Graham-Cassidy Bill Would Be A Financial Disaster For Vermont, Says Top State Official

Sep 25, 2017

Most estimates conclude that Vermont would be one of the hardest hit states on a per capita basis by the proposed Graham-Cassidy health care bill.

For the past few weeks, Human Services Secretary Al Gobeille has been anxiously reviewing projections about how the GOP health care plan would affect the state of Vermont.

That's because the new bill converts the current Medicaid program into individual state block grants and rolls back funding for states, like Vermont, that expanded its Medicaid program under the Affordable Care Act.

Gobeille says the loss of federal money would be staggering for Vermont and represents roughly 30 percent of the state's entire Medicaid budget.

"We have the numbers in the $200 million range, some estimates are over and some estimates are just a little bit under, but that's a big number to a tiny state like Vermont," said Gobeille. 

Gobeille says passage of the bill would set off an extremely painful debate at the Statehouse over the future of the state's Medicaid program.

"I'm not a Chicken-Little-kind of person and I don't like to overact to things, but these numbers that we're putting out there are big and so everything would have to be on the table," said Gobeille.

And Gobeille says the bill doesn't leave any good options on the table for Vermont lawmakers to consider.

"There's no way that we could maintain our current level of service and or our current level of taxation or other things with something of this magnitude,” said Gobeille. “I think it would cause everyone to pause when we started to run scenarios on what we would do."

"I'm not a chicken little kind of person and I don't like to overact to things but these numbers that we're putting out there are big and so everything would have to be on the table." — Human Services Secretary Al Gobeille

Gobeille says the legislation essentially ends the federal-state Medicaid partnership that's been in place for more than 50 years.

"We all went in on this together and we were going to cover basically those least fortunate among us,” said Gobeille. “This breaks that partnership and it says, 'we're only going to pay you sort of what we think we should and if you want to do anything over that it's on you states.'"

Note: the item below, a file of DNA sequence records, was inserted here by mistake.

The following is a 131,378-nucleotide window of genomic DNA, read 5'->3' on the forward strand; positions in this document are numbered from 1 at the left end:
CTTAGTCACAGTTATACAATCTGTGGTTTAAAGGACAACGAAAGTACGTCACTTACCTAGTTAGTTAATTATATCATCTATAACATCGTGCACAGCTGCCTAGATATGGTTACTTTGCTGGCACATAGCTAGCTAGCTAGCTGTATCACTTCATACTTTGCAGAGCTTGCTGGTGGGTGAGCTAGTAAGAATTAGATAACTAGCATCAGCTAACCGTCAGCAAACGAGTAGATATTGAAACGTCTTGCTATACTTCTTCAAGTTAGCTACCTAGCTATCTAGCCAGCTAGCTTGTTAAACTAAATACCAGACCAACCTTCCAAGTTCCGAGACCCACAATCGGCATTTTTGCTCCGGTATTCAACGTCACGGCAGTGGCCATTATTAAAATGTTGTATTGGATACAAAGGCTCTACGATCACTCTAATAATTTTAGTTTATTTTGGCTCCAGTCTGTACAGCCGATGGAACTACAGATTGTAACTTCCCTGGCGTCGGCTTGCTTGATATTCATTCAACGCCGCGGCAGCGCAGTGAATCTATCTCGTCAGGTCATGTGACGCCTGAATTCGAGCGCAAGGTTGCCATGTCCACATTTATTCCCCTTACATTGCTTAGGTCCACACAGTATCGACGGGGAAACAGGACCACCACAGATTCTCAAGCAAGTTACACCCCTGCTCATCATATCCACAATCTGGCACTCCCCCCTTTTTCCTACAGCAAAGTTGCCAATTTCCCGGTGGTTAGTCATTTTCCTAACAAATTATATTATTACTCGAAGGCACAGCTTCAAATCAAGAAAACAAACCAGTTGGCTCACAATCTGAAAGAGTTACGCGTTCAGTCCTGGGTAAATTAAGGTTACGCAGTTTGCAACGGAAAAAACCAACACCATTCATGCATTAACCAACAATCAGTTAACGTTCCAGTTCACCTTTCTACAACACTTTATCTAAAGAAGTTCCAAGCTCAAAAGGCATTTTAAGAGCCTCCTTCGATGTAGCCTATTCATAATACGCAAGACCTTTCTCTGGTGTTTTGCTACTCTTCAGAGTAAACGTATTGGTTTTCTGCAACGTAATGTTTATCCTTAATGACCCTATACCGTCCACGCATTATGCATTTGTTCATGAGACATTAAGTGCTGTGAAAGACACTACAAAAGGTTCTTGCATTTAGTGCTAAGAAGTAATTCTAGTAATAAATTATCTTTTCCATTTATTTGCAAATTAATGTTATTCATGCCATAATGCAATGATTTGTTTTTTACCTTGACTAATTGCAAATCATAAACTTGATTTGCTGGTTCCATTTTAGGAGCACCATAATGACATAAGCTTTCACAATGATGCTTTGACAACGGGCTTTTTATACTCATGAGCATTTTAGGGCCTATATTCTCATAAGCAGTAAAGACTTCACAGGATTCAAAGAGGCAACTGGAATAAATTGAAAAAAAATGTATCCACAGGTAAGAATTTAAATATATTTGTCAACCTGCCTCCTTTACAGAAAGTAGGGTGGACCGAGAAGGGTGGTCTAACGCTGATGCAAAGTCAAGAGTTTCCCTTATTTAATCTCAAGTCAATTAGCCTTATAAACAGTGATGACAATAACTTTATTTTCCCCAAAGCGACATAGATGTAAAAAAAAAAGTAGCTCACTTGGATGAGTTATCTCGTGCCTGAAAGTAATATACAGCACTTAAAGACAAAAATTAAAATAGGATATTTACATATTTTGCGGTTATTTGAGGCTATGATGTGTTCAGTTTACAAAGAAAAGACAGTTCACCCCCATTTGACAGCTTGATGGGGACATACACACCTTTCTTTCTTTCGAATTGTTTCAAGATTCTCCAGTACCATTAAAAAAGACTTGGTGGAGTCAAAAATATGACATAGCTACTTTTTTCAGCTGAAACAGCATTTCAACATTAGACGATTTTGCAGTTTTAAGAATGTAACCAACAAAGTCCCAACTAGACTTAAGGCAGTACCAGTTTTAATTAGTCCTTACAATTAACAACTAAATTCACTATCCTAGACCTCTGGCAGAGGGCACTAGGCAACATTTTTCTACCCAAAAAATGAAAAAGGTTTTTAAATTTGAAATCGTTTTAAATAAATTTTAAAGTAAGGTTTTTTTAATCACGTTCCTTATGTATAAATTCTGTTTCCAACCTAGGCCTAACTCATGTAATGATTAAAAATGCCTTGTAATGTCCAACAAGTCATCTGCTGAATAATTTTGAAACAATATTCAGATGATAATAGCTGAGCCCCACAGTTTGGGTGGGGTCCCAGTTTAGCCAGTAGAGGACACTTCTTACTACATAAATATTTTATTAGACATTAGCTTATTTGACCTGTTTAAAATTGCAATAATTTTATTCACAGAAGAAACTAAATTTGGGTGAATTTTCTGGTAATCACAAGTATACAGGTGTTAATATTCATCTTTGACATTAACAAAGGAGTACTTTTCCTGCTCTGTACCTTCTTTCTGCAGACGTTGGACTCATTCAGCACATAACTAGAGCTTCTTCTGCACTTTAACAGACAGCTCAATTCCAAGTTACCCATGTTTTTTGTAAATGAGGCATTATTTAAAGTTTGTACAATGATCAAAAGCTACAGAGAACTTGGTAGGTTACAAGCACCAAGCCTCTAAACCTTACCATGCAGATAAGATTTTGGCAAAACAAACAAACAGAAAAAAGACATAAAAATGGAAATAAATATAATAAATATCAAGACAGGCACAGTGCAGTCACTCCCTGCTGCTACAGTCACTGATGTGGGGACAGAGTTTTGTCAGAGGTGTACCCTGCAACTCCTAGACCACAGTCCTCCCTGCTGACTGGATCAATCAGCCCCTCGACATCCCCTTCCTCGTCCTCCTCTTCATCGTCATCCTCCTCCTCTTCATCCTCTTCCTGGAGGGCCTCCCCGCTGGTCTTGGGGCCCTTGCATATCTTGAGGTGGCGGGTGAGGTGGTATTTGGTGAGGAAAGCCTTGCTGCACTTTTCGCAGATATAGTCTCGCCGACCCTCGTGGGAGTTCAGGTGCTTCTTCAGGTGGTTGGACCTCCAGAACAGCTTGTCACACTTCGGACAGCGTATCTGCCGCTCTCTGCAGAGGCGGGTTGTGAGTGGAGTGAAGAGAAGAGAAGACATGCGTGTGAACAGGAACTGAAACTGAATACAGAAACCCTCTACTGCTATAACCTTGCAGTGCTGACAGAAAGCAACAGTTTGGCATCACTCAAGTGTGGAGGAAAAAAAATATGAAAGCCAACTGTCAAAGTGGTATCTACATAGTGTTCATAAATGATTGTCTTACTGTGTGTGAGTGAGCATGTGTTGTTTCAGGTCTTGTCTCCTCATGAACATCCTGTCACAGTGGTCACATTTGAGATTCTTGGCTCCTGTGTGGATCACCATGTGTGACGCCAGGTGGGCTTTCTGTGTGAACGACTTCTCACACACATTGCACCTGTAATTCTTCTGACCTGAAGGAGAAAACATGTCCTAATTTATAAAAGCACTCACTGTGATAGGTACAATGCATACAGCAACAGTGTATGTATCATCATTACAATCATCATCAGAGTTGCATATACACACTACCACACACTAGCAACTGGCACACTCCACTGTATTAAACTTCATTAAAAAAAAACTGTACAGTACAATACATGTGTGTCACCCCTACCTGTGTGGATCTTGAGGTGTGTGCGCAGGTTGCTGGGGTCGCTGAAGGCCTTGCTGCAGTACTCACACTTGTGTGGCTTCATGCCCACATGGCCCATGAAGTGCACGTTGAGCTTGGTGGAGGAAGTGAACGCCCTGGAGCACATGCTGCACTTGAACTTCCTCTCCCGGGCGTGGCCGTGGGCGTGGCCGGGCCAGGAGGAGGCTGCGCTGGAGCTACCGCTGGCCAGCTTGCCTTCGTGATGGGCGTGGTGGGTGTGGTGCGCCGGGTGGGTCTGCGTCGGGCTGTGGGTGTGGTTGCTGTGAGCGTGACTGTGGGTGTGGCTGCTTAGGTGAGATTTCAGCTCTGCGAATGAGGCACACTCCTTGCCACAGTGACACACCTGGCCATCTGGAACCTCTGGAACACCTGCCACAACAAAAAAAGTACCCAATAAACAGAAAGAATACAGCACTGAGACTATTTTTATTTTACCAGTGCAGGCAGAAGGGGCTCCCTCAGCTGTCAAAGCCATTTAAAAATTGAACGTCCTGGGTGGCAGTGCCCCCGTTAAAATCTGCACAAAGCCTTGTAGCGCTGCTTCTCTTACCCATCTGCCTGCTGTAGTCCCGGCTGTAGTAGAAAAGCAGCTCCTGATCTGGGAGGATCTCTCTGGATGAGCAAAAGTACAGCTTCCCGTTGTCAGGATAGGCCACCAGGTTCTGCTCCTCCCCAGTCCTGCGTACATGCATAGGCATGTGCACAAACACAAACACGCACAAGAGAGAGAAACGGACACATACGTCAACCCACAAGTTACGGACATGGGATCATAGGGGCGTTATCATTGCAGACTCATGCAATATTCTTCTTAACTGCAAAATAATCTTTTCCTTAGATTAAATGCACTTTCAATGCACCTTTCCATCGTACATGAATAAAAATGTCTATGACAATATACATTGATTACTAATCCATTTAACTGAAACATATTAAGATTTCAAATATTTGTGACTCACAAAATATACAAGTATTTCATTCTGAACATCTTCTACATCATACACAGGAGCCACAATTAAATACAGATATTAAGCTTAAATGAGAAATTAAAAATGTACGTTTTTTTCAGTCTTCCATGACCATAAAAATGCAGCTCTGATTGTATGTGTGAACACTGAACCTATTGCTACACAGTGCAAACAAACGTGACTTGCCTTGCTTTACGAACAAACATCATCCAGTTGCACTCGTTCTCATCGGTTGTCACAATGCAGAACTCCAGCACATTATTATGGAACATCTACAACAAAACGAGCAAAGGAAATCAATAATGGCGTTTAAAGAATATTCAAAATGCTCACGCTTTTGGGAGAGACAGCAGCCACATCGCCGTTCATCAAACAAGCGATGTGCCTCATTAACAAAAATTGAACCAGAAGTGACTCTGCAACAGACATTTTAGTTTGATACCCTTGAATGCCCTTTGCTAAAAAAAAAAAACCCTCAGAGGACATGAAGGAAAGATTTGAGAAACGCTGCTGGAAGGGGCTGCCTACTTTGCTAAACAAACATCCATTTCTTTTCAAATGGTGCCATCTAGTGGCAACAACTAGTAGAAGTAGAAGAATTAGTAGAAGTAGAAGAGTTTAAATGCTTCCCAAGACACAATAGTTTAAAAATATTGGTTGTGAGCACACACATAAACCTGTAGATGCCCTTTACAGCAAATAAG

Eileen Burgin, a political science professor at the University of Vermont says shifting the federal Medicaid program to a state block grant represents an enormous change in federal health care policy.

"It's probably the most massive devolution of federal money and responsibility to states in anything ever,” said Burgin. “It's sort of mind-boggling."

"There isn't any legislative history and It hasn't gone through that sort of process in the Senate and that is not a good way to make legislation."—UVM Political Science professor Eileen Burgin

Burgin says the bill also sets up an unrealistic timeframe for states to chart their own health care future.

"It's asking states to put something together in a couple of years — that's just incredibly complex and complicated for states to do,” said Burgin. “When Massachusetts put together its program ... what people call 'Romneycare' — it took the state four years to figure out how to do it."   

Burgin notes that the passage of the Affordable Care Act came after months of public hearings. In contrast, the new GOP bill has had virtually no legislative review.

WATCH: "Graham-Cassidy Health Care Hearing Starts With Eruption Of Protests" NPR

"There isn't any legislative history,” said Burgin. “It hasn't gone through that sort of process in the Senate and that is not a good way to make legislation."   

Gov. Scott is working with a bipartisan group of governors to urge Congress to take steps to strengthen the Affordable Care Act in the coming weeks. They hope work on their plan will proceed if the current GOP legislation is rejected by the Senate.